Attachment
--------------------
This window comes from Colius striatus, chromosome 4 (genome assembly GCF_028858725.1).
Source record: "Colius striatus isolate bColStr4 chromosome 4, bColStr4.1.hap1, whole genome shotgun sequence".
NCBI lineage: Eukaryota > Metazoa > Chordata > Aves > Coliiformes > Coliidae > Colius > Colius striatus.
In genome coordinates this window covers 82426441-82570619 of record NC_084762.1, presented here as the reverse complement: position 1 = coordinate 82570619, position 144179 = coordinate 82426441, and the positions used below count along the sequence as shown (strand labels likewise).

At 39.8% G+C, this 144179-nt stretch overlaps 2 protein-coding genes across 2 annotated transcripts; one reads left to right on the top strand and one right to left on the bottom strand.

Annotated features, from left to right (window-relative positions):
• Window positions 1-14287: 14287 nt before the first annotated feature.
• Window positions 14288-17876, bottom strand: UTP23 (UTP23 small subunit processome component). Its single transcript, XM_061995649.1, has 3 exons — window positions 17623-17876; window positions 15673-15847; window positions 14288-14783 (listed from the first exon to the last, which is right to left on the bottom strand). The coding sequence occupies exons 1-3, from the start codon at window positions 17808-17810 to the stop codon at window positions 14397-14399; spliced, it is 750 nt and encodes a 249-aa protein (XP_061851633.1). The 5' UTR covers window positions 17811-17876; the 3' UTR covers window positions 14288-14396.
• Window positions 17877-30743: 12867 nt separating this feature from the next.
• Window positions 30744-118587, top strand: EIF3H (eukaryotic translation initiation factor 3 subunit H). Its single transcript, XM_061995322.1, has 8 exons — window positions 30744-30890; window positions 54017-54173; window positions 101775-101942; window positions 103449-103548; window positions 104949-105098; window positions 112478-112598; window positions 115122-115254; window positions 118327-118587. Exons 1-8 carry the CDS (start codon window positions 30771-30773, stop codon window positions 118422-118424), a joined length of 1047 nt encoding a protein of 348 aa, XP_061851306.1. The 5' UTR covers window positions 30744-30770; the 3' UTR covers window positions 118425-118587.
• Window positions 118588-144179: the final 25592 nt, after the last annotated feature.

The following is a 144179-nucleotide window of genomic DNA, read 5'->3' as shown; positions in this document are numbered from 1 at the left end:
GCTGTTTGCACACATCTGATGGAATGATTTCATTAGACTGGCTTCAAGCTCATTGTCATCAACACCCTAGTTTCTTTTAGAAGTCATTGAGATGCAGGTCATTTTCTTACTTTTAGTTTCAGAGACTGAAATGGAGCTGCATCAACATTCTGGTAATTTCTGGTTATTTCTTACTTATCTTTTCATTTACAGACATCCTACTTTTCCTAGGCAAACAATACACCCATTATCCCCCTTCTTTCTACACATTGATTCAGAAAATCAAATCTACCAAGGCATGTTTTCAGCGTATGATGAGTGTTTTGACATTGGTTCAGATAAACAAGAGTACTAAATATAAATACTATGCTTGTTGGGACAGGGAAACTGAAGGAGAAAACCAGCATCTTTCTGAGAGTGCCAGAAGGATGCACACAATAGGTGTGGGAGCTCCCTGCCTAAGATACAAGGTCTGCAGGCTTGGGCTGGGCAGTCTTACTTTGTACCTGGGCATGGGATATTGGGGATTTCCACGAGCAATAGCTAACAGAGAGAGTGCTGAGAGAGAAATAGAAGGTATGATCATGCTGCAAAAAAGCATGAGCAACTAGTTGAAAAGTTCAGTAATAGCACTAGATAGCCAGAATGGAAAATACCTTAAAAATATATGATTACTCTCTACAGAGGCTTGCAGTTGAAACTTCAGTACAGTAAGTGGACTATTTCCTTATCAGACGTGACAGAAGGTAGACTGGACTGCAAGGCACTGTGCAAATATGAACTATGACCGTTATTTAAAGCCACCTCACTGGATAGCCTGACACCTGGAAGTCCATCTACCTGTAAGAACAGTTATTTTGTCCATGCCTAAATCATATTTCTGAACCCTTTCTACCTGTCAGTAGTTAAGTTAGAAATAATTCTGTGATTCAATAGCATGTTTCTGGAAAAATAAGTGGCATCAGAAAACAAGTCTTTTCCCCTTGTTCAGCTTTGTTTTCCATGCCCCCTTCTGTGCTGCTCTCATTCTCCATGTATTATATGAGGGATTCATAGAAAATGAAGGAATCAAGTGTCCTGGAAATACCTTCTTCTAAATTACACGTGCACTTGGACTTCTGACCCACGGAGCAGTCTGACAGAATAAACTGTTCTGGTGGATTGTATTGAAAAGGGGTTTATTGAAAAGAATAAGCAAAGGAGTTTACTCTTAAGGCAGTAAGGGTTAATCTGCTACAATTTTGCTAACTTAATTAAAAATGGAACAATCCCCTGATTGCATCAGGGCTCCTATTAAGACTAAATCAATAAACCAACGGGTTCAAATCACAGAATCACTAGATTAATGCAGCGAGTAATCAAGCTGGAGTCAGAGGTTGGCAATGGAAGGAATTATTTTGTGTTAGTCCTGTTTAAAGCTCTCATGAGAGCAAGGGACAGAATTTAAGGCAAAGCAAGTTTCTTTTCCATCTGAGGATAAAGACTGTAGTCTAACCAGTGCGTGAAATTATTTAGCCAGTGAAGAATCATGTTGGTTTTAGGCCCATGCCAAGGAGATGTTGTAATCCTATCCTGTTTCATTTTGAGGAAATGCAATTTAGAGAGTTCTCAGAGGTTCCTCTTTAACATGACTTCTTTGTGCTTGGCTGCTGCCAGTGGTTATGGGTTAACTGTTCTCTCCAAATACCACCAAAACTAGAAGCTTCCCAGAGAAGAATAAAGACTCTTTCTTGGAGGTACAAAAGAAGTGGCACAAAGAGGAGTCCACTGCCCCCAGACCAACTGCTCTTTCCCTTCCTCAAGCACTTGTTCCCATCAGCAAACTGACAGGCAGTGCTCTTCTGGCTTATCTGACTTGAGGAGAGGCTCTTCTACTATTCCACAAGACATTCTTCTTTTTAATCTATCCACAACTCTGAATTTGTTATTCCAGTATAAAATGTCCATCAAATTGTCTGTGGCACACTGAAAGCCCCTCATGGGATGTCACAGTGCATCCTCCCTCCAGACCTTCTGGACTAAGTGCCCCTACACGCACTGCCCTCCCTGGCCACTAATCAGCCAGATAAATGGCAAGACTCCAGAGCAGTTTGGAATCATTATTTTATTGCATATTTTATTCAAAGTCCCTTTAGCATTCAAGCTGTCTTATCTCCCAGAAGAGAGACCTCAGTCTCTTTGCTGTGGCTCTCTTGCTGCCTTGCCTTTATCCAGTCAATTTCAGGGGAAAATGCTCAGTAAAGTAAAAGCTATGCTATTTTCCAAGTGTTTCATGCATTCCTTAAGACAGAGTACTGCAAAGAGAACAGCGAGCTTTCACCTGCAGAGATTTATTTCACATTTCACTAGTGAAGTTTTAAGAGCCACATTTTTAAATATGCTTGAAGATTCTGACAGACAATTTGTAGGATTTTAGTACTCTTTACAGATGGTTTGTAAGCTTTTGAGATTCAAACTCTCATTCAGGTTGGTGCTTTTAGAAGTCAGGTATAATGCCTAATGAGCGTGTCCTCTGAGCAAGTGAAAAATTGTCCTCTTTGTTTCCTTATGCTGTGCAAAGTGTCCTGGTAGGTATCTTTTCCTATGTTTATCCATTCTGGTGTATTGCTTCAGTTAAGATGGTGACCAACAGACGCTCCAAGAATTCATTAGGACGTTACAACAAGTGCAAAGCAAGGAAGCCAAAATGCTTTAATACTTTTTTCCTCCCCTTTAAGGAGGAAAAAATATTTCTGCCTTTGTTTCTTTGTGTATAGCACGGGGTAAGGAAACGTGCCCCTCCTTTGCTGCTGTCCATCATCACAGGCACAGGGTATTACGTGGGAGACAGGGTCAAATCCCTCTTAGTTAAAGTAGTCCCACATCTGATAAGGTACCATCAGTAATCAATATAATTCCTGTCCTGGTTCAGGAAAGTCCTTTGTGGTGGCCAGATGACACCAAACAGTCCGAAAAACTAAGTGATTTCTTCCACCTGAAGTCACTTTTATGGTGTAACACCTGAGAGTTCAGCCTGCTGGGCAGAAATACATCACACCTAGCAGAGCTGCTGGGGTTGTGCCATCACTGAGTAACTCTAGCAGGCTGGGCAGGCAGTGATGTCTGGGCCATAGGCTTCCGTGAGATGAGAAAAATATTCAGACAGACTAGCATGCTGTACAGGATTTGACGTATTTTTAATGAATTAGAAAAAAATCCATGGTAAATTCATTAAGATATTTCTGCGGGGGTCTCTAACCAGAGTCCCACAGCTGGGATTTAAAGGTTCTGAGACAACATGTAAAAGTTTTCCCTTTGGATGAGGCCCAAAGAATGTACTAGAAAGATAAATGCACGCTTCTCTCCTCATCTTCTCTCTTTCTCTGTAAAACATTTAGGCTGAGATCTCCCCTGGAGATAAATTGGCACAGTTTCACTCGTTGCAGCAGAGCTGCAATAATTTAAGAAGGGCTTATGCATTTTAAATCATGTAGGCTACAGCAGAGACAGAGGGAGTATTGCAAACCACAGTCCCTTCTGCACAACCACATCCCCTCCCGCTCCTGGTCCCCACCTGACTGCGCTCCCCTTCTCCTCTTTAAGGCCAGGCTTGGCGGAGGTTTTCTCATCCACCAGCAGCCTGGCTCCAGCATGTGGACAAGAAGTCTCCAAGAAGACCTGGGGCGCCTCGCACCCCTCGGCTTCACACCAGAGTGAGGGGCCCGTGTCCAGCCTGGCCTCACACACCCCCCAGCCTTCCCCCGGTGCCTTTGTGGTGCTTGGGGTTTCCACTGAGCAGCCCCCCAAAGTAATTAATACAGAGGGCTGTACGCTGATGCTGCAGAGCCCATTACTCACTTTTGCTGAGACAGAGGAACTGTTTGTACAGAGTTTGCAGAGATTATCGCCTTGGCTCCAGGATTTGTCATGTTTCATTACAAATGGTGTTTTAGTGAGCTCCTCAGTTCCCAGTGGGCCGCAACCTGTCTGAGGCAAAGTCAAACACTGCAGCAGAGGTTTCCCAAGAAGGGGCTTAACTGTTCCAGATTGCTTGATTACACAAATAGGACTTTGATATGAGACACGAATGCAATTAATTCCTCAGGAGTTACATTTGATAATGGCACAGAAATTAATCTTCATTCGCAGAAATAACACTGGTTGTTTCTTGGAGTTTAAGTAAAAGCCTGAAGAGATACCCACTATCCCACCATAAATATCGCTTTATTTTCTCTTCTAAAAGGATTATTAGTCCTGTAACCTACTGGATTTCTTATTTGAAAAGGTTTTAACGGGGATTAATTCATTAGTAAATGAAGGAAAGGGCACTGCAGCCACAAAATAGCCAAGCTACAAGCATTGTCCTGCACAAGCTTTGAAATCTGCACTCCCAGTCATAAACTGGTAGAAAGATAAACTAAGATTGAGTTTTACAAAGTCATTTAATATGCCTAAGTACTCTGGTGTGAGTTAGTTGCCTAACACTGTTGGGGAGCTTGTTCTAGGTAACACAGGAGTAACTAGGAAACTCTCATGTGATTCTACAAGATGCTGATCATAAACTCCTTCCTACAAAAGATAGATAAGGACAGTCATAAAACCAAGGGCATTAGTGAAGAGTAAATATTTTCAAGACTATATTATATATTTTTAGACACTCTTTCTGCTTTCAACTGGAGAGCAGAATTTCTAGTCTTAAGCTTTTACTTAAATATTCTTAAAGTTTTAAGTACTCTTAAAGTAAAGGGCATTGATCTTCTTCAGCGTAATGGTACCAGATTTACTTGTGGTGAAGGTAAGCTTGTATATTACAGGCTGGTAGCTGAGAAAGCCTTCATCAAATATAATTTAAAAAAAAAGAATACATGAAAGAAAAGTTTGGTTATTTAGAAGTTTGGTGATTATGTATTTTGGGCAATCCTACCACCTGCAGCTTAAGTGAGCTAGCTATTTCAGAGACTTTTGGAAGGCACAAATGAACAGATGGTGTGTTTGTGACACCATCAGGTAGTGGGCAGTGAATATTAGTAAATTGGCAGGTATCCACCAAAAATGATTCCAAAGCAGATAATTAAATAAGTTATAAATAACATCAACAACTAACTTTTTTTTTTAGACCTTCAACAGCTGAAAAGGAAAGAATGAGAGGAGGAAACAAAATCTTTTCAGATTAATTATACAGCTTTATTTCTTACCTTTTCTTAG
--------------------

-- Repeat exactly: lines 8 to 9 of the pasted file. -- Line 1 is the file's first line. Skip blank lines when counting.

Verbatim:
• Window positions 14288-17876, bottom strand: UTP23 (UTP23 small subunit processome component). Its single transcript, XM_061995649.1, has 3 exons — window positions 17623-17876; window positions 15673-15847; window positions 14288-14783 (listed from the first exon to the last, which is right to left on the bottom strand). The coding sequence occupies exons 1-3, from the start codon at window positions 17808-17810 to the stop codon at window positions 14397-14399; spliced, it is 750 nt and encodes a 249-aa protein (XP_061851633.1). The 5' UTR covers window positions 17811-17876; the 3' UTR covers window positions 14288-14396.
• Window positions 17877-30743: 12867 nt separating this feature from the next.